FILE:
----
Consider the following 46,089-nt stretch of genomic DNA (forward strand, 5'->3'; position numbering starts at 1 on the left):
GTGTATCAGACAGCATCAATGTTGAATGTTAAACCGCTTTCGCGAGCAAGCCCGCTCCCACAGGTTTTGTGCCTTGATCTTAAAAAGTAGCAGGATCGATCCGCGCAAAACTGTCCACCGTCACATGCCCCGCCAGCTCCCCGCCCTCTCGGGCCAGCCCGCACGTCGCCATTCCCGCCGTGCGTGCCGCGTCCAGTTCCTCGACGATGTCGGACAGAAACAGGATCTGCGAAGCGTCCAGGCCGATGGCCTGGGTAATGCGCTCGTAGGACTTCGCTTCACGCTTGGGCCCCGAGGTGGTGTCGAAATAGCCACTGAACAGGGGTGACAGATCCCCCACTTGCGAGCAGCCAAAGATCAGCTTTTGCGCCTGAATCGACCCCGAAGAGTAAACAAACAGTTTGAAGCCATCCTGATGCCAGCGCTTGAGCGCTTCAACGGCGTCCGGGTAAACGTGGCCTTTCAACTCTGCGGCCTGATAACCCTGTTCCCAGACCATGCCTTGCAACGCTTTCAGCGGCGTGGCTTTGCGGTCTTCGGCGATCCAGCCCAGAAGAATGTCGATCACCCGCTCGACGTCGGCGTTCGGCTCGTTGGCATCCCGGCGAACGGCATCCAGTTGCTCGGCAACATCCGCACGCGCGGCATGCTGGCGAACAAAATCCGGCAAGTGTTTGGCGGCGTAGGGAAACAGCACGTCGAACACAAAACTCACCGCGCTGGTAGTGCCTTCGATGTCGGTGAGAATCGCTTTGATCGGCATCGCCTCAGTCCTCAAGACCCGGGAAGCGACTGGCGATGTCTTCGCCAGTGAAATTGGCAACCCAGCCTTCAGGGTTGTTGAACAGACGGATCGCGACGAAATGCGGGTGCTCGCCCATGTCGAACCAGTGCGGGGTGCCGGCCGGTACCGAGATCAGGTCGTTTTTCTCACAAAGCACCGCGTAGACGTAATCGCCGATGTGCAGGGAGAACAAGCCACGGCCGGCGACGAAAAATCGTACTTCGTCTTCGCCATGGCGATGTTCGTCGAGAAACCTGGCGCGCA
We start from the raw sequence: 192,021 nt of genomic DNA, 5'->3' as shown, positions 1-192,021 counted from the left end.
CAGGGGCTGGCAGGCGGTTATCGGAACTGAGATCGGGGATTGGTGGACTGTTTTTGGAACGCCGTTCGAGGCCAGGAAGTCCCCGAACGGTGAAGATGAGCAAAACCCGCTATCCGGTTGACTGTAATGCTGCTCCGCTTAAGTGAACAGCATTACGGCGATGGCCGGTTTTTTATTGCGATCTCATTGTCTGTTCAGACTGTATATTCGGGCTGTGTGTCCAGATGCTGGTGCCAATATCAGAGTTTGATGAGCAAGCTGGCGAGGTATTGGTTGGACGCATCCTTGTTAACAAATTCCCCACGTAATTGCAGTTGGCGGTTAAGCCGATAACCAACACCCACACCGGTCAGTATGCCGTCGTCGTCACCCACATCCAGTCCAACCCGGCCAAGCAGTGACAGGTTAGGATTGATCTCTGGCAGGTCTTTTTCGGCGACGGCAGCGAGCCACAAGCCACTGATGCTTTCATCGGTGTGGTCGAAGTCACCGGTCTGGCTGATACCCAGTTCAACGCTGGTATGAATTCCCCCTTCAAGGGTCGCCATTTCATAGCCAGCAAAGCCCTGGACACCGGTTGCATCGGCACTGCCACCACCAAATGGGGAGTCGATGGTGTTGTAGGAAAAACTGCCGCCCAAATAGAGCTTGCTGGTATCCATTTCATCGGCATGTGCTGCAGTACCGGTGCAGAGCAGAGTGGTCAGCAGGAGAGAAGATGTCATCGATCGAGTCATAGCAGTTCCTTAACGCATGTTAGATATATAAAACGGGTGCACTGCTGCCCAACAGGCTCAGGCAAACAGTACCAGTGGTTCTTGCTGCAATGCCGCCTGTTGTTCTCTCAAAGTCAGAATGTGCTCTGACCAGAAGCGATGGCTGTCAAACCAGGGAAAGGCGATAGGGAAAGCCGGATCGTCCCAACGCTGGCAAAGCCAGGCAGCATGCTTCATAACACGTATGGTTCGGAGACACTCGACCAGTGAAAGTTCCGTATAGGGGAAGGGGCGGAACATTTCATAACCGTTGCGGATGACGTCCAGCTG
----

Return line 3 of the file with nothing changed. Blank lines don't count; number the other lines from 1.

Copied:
We start from the raw sequence: 192,021 nt of genomic DNA, 5'->3' as shown, positions 1-192,021 counted from the left end.